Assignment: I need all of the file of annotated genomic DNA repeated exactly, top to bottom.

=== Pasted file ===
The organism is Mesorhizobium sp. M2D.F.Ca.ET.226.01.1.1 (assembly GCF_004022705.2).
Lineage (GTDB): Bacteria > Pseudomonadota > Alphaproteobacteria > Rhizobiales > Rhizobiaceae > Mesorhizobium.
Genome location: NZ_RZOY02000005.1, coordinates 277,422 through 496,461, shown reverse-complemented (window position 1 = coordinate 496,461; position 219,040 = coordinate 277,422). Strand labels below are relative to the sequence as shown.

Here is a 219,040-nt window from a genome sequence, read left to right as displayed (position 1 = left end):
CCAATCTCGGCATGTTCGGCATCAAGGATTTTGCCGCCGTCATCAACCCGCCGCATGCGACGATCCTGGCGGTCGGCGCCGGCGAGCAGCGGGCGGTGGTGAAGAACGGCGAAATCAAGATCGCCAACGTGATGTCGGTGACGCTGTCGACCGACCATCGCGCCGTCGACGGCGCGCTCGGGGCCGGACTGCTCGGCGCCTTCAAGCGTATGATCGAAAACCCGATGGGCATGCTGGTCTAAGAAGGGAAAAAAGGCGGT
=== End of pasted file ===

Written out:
The organism is Mesorhizobium sp. M2D.F.Ca.ET.226.01.1.1 (assembly GCF_004022705.2).
Lineage (GTDB): Bacteria > Pseudomonadota > Alphaproteobacteria > Rhizobiales > Rhizobiaceae > Mesorhizobium.
Genome location: NZ_RZOY02000005.1, coordinates 277,422 through 496,461, shown reverse-complemented (window position 1 = coordinate 496,461; position 219,040 = coordinate 277,422). Strand labels below are relative to the sequence as shown.

Here is a 219,040-nt window from a genome sequence, read left to right as displayed (position 1 = left end):
CCAATCTCGGCATGTTCGGCATCAAGGATTTTGCCGCCGTCATCAACCCGCCGCATGCGACGATCCTGGCGGTCGGCGCCGGCGAGCAGCGGGCGGTGGTGAAGAACGGCGAAATCAAGATCGCCAACGTGATGTCGGTGACGCTGTCGACCGACCATCGCGCCGTCGACGGCGCGCTCGGGGCCGGACTGCTCGGCGCCTTCAAGCGTATGATCGAAAACCCGATGGGCATGCTGGTCTAAGAAGGGAAAAAAGGCGGT